Containers provide a number of advantages over VMs, although some can be addressed using other techniques. One advantage is the low overhead of containers and, therefore, the ability to start new containers quickly. This is because starting the underlying OS in a VM takes time, memory, and the space needed for the VM disk storage. It may be difficult to address the time issue, but the other two can be addressed.
The easiest is the VM disk storage. Normally, a VM needs at least one unique image file for every running instance of a VM. It contains the OS and often the application code and data as well. Much of this is common among similar VMs. In the case of a raw image, a complete copy of the file is needed for each instance. This could require copying multiple gigabytes per instance.
The alternative is to use a based-file format like QEMU’s qcow2, which is supported by Linux’s KVM virtual-machine manager. In this case, an initial instance of the VM is set up and the operating system is installed possibly with additional applications. The VM is then terminated and the resulting file is used as the base for subsequent qcow2 files.
Setting up one of these subsequent files takes minimal time and space. It can then be used by a new VM, where changes made to the disk are recorded in the new file. Typically, the based file will contain information that will not change in the new file, although doing something like updating the operating system may cause the new file to grow significantly. This masks the original file to the point where the original will not be referenced, since all of its data has been overwritten.
The chain of based files can continue so that there may be a starting image with just the operating system. The next in the chain may add services like a database application. Another might add a web server. Starting up a new instance of a database server would build a new file starting from the image with the database in it, while a web server with database server would start from the database/web-server file.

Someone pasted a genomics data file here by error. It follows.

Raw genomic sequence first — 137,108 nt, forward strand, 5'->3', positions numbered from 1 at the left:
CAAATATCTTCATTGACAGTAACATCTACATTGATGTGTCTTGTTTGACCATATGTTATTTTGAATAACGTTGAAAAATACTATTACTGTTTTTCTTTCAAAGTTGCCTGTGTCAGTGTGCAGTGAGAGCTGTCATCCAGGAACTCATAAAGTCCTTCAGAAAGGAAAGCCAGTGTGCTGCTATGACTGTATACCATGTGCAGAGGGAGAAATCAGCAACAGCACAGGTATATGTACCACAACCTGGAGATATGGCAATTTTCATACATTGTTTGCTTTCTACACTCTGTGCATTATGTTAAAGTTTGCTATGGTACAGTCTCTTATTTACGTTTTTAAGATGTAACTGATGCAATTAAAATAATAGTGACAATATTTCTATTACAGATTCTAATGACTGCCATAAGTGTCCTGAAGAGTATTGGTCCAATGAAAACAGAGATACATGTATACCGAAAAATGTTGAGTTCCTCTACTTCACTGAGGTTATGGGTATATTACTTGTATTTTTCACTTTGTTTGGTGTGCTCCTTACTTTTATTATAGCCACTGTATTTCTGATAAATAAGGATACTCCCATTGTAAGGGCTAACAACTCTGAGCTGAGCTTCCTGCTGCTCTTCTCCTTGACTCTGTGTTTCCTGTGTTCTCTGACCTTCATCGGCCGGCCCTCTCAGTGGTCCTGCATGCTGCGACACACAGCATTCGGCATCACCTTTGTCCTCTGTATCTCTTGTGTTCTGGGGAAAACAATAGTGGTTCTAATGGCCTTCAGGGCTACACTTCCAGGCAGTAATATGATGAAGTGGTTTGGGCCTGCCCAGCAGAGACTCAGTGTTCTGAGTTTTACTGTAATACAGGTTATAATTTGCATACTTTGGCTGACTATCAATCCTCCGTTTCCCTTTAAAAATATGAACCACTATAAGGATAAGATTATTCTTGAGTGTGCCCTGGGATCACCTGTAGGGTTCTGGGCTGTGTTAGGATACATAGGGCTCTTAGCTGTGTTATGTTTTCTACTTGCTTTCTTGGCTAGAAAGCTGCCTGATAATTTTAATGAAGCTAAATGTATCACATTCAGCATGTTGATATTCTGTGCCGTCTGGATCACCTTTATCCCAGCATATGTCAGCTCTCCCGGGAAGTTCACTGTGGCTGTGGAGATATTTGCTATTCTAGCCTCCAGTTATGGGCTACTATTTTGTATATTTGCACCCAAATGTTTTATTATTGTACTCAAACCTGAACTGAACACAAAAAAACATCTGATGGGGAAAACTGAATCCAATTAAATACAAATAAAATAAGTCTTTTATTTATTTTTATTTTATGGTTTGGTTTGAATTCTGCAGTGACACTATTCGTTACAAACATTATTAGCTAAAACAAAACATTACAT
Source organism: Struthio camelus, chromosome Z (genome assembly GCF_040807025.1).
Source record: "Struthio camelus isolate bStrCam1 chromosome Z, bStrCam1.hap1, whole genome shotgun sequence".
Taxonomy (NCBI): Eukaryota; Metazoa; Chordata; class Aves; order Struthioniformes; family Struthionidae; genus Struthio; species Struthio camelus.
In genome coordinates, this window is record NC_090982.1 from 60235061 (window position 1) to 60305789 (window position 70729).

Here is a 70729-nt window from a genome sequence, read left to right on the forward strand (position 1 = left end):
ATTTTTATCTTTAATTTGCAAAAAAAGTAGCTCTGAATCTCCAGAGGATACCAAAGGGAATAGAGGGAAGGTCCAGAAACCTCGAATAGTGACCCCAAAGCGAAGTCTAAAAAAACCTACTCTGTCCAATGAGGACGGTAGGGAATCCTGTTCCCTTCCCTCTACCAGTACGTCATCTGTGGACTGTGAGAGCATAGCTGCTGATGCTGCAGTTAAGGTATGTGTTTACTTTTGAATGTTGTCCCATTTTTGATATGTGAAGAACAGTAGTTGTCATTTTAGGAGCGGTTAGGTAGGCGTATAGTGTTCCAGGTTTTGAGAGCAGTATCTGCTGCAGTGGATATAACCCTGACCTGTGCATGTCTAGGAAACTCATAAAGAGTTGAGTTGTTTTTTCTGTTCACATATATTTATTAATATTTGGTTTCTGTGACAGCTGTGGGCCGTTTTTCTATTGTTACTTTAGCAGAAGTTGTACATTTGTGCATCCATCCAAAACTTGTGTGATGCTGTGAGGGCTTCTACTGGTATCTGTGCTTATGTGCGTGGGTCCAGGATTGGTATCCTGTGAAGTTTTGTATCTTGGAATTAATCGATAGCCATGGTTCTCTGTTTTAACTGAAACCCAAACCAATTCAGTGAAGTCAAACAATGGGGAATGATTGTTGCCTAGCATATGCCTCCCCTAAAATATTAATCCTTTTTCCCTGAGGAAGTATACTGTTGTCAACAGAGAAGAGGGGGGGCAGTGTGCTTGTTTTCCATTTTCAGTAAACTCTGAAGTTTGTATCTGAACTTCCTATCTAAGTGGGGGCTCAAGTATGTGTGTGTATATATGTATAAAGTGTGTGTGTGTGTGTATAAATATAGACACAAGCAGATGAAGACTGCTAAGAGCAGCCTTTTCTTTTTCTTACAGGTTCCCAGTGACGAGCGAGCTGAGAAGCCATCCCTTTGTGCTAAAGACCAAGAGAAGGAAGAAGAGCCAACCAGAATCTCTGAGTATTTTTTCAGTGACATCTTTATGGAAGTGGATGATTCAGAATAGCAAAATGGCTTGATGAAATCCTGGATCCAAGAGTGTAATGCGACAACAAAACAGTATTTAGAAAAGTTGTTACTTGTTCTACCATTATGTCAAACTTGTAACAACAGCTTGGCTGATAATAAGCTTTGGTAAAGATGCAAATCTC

The use of based files addressed duplication of file storage. For memory deduplication, we need to turn to the hypervisor. Some hypervisors can determine when particular memory blocks are duplicates, such as the underlying OS code assuming two or more VMs use the same OS with the exact same code. This approach can significantly reduce the amount of memory required, depending on the size of shared code or data that can be identified.
An issue with containers is the requirement that the underlying OS be the same for all containers being supported. This is often a happy occurrence for embedded systems in which applications can be planned to use the same OS. Of course, this isn’t always the case; this can even be an issue in the cloud. The answer is to run the container system in its own VM. In fact, the management tools can handle this, because a collection of services/containers will often be designed to run on a common container platform.
Finally, there’s the idea of thin VMs. These VMs have a minimal OS and run a single application. Many times, the OS forwards most of the service requests, such as file access, to a network server. Stripped-down versions of standard operating systems like Linux are substantially smaller. In the extreme case, the OS support is actually linked into the application so that the VM is just running a single program. For embedded applications, the network communication may be done via shared memory, providing a quick way to communicate with other VMs on the same system.
No one approach addresses all embedded applications, and there may be more than one reasonable alternative to deploying multiple program instances. It will be more critical to consider the alternatives when designing a system as the world moves from single-core platforms to ones with many, many cores.